Let's not use that word "homophobic' on something which may be simply a matter of doctrine (altho certainly many people who hold that gays shouldnt marry are homophobic, not all are). The Methodist Church used to be one of the "love the sinner but hate the sin" churches, which had no real issue with gays as members.

Altho yes, Paul taught that gay sex was a sin, he also taught adultery, drunkenness, and fornication are just as bad. If you just cherry pick 'gay sex' out of that and accept the rest as "OK" then you might be homophobic. If you think all are sins- then you might be a blue nose but not necessarily homophobic.
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Old 01-04-2020, 04:37 PM
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[b]In mainline churches that have split, it looks like the mainline sect is still usually the largest. The Baptists being as above the glaring exception.
You might also want to consider church attendance instead of membership. My impression is that the conservatives are more likely to attend church weekly while the liberals are more likely to attend church only on special occasions.
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Old 01-04-2020, 04:58 PM
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Let's not use that word "homophobic' on something which may be simply a matter of doctrine (altho certainly many people who hold that gays shouldnt marry are homophobic, not all are).
It is possible for the doctrine itself to be homophobic.
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Old 01-04-2020, 05:15 PM
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IMHO, two factors are at play:

1. There has been rapid Christian growth in Africa and Asia, two traditionally conservative regions. It was mainly Africans and Asians who voted for traditional marriage in last year's United Methodist schism conference (if I recall right,) while the Americans and Europeans were liberal and pro-gay.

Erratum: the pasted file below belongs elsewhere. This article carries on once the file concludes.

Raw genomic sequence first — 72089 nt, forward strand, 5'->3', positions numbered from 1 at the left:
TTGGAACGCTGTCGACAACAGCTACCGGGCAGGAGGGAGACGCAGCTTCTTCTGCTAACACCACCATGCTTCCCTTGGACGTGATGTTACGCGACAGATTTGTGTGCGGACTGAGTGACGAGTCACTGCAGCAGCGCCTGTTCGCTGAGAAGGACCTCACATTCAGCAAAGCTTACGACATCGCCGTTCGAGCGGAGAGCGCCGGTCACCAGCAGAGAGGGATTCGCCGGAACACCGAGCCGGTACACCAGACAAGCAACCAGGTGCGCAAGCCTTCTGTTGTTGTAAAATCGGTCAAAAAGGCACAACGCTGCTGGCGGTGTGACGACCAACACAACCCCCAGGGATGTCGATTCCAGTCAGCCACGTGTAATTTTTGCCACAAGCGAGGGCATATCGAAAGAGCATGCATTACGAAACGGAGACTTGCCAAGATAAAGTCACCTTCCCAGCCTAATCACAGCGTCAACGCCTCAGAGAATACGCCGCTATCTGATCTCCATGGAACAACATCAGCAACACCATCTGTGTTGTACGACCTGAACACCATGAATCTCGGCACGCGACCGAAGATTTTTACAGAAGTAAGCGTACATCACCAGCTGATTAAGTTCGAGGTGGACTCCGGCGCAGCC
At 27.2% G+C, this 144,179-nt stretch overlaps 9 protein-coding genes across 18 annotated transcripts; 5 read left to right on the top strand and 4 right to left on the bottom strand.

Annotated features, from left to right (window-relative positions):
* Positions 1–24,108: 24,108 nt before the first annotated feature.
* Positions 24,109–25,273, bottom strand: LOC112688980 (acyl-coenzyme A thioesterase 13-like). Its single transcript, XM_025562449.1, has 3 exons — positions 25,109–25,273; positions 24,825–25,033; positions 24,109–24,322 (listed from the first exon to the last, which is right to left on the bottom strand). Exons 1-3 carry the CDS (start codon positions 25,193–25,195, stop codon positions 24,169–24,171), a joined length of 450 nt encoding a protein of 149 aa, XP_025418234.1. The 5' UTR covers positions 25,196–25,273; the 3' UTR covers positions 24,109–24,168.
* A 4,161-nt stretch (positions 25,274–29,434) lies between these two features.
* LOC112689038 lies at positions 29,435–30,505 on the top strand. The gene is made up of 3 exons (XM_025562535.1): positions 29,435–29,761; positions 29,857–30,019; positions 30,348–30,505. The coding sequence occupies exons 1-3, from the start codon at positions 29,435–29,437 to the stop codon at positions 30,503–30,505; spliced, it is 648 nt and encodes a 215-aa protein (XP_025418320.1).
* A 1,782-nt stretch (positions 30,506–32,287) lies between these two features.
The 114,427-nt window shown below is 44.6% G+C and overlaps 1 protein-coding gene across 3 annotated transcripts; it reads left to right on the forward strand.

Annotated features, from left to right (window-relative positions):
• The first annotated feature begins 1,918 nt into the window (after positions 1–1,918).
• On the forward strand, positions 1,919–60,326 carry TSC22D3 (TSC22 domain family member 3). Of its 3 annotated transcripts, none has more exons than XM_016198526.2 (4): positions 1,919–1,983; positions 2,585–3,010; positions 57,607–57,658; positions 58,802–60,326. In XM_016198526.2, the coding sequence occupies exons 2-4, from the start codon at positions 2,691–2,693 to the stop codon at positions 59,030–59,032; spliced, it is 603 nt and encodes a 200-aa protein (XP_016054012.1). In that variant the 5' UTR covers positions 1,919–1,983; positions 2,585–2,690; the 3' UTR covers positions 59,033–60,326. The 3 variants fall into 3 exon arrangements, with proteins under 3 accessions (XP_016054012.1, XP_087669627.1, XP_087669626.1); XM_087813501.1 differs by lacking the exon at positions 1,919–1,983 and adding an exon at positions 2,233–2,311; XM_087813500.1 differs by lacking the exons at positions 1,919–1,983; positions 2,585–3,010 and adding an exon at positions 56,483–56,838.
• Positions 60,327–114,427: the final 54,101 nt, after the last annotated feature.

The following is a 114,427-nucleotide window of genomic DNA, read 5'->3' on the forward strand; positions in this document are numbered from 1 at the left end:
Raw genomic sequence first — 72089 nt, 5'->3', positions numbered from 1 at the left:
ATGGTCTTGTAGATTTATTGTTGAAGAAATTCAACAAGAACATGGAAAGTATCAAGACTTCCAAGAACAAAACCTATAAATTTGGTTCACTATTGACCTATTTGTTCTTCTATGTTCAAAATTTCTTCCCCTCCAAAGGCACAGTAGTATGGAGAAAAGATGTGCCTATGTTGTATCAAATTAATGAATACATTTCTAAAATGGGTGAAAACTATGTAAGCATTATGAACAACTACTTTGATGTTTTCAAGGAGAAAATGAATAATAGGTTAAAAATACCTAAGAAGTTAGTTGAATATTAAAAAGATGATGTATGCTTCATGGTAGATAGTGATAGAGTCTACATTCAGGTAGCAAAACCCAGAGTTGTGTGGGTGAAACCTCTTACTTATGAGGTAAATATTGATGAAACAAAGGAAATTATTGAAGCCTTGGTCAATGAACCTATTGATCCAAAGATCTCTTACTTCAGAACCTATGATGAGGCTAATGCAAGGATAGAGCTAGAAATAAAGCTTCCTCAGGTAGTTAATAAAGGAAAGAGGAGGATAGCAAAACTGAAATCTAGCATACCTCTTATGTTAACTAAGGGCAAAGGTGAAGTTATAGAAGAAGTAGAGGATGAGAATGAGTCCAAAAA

Yes, but bear in mind that even in just in the US, the broad pattern has been mainline/liberal decline, and evangelical growth or at a minimum stasis. Data below.

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2. If someone is liberal, and supports LGBT, they don't need to come to a liberal Christian church to hear a pro-LGBT, liberal message - there are countless atheist/non-religious political groups, social groups, organizations, etc. that are liberal and pro-LGBT. What's the purpose or need of the Christian church in that situation?
I think this is very accurate.



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But I also won't entirely agree either - as above your estimates of mainline vs. conservative protestant sub-sects in the US are mostly off.
You’re looking at the static membership numbers; I was talking long-term trendlines. The story over the last ~50 years has been

- Mainline denominations that have attempted to modernize, softened moral stances, etc. have been in decline
- Evangelicalism has been rising, though it seems to have plateaued in the last ~10 years (with Mormons showing the same pattern)
- Charismatic/Pentecostal churches growing even more than evangelicalism; they are something of a mixed bag, but on the whole the lean conservative on moral issues.

https://ifphc.wordpress.com/2017/05/...-pentecostals/

https://www.pewforum.org/2015/05/12/...on-of-the-u-s/

http://www.bradbridges.net/2016/01/1...erican-church/

Search all over, you’ll see the same basic pattern.


Episcopal church membership in 1966 was 3.6 million. They’ve lost half their members in 50 years, with no end in sight. https://www.christianpost.com/news/e...to-report.html

The mainline PCUSA has been dropping for decades https://en.wikipedia.org/wiki/Presbyterian_Church_(USA), but the evangelical PCA, which split off in 1973 about ordaining women, has grown 10x since https://en.wikipedia.org/wiki/Presby...ica#Statistics

The ELCA had 5 million members in 1987; they’ve lost over 20% since. https://virtueonline.org/elca-has-bi...church-history AFAICT the other Lutheran churches are declining, too, but not as rapidly.


I can't think of a single liberal/mainline denomination that hasn't been in long-term decline. Evangelicalism has been much stronger (though the more recent trend has been toward non-denominational evangelical churches) Thus, the most probable forecast is that the liberal UMC branch will continue to decline. The evangelical wing's fate harder to predict.